Words that resonate louder than ever, in the wake of terrorist Ajmal Qasab's hanging.
There has been a literary fallout of Mumbai’s 26/11 terror attacks. From insider accounts, to tell all books, the carnage spawned a veritable oeuvre of 26/11 literature. More than a year ago, chief public prosecutor Ujjwal Nikkam was the chief guest at a release of a book called, ‘Qasab the face of 26/11’ written by journalist Rommel Rodrigues. The release function was held at the Press Club in South Mumbai.
On guard: Military personnel take position outside the Taj Hotel
As news of Ajmal Qasab’s hanging consumes India and is all-pervasive on news media, one recalls some of Nikkam’s words at the book release function. These seem prophetic today. In that function, Nikkam, sometimes with humour and other times with strong conviction sought to explain to journalists who were present at the launch, why the judicial process must be seen through its entirety and answered the one question frequently asked: “Qasab is guilty, so why must we go through all this? Why can't he hang immediately?”
THE VERDICT IS OUT: Special public prosecutor Ujjwal Nikkam shows a copy of the verdict to the media on May 3, 2010, after Mohammed Ajmal Amir Qasab was found guilty of the 26/11 attacks. Pic/Shadab Khan
Nikkam had then pointed to Chapter 22 and Pg 248 of that particular book, Qasab the face of 26/11' where Nikkam said, “the writer has shown that there was a parallel control room in Karachi. It was with the courtesy of all you people (here Nikkam was sarcastic and put the blame on the media) that the handlers knew exactly what was going on, what would be our next plan of action.” Nikkam said that he relied on intercepted conversations to argue that this was a proxy war against the Government of India, and why and how Mumbai was made the specific target of this terror attack.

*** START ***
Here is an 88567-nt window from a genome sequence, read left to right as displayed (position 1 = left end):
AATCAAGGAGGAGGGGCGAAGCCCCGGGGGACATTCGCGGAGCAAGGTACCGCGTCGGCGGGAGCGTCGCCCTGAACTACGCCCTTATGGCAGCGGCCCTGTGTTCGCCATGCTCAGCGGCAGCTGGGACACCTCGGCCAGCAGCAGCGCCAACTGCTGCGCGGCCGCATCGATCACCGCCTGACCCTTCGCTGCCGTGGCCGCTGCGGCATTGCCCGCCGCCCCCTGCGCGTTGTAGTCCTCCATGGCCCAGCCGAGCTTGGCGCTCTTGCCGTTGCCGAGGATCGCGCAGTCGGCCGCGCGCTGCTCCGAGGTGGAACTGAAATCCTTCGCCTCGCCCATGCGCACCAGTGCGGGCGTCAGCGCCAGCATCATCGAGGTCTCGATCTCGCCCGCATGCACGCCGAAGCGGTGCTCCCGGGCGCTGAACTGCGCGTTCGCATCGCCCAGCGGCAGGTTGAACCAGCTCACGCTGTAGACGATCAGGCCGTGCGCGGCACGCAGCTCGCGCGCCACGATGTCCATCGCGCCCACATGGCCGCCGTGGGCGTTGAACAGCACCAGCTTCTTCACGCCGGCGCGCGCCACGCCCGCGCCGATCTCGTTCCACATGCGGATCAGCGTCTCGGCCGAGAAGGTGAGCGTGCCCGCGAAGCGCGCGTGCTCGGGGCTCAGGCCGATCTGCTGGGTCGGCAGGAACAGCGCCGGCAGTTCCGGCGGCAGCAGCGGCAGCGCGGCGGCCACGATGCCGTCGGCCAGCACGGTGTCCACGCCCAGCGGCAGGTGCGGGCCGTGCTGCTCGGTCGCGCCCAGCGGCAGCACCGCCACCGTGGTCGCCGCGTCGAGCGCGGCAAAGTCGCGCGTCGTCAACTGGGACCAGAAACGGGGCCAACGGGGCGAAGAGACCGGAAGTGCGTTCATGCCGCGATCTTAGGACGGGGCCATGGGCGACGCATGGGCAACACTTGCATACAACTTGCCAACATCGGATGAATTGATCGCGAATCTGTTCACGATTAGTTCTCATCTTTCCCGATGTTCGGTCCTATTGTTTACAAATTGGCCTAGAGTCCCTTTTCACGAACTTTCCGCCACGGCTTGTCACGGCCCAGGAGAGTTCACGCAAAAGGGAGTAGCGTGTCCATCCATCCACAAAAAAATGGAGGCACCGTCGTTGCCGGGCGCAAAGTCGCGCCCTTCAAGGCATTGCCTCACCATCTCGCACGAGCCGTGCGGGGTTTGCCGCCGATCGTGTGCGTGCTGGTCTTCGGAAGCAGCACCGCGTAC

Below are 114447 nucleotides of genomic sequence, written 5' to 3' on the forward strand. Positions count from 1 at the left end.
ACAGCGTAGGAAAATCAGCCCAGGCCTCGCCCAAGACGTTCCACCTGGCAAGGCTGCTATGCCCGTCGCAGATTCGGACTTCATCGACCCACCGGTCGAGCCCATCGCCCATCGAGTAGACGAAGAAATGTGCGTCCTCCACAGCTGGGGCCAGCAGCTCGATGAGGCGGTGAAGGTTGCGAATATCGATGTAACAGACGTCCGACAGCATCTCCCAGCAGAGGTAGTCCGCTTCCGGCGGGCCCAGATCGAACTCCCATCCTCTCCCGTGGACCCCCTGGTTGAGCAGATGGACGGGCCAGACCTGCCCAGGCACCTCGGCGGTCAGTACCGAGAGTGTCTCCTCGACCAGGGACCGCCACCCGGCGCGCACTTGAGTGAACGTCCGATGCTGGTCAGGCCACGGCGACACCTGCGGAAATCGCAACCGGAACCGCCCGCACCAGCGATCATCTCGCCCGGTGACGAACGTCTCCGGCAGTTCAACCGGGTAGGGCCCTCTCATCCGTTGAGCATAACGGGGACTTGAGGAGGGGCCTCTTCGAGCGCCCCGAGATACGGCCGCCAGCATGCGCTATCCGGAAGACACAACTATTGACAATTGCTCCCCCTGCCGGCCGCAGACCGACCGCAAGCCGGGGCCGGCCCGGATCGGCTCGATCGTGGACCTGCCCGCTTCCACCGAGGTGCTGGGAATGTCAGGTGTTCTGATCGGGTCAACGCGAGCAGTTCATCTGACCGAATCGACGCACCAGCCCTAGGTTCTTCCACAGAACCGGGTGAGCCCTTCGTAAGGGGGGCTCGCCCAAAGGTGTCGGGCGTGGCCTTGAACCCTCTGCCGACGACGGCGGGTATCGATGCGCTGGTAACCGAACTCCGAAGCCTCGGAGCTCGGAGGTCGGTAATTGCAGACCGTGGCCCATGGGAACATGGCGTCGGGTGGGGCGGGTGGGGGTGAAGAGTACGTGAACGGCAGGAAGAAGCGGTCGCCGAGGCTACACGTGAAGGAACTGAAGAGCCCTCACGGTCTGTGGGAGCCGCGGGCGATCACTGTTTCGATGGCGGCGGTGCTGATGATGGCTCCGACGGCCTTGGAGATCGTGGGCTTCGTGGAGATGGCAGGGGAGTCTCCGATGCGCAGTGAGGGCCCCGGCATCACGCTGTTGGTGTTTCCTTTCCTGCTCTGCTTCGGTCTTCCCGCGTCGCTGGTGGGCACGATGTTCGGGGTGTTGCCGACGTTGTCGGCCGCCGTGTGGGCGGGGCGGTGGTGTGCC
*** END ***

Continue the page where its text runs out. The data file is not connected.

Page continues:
At that time, Nikkam also addressed a frequently asked question about why India was spending 200 crore on keeping Qasab alive? “This is your figure, the media's figure,” he said to laughs at the launch. “I do not understand how you all have jumped to this figure. Our country is not a Banana Republic and we are proving we are the world’s largest democracy by following the principles of natural justice, even in Qasab's case.”
Nikkam blew away the notion of any sympathy of Qasab as a misguided boy. “Qasab used a mix of truth and falsehood in court. He tried to put the onus on the other dead terrorists, which is a clever ploy. He is a pucca lucha (sly and cunning) a pucca 420," said Nikkam. “Why should I or anybody have sympathy for him? He is very intelligent. He learnt Marathi. He used to converse with me in Marathi sometimes. These dreaded terrorists are being well trained to kill. They are not simply indoctrinated half-wits. They know what they are doing and why they are doing it. We have proved legally and scientifically how terrorism is being indulged,” he had said with force.
Perhaps the words that ring most in one's ears today were the ones Nikkam spoke when asked whether he thought that Qasab would be finally hanged, Nikkam said, "nakki faasi honaar nakki" (definitely he will hang), as the meet had drawn to a close.
How true those words turned out to be, we now know. A dark chapter closes in India’s history.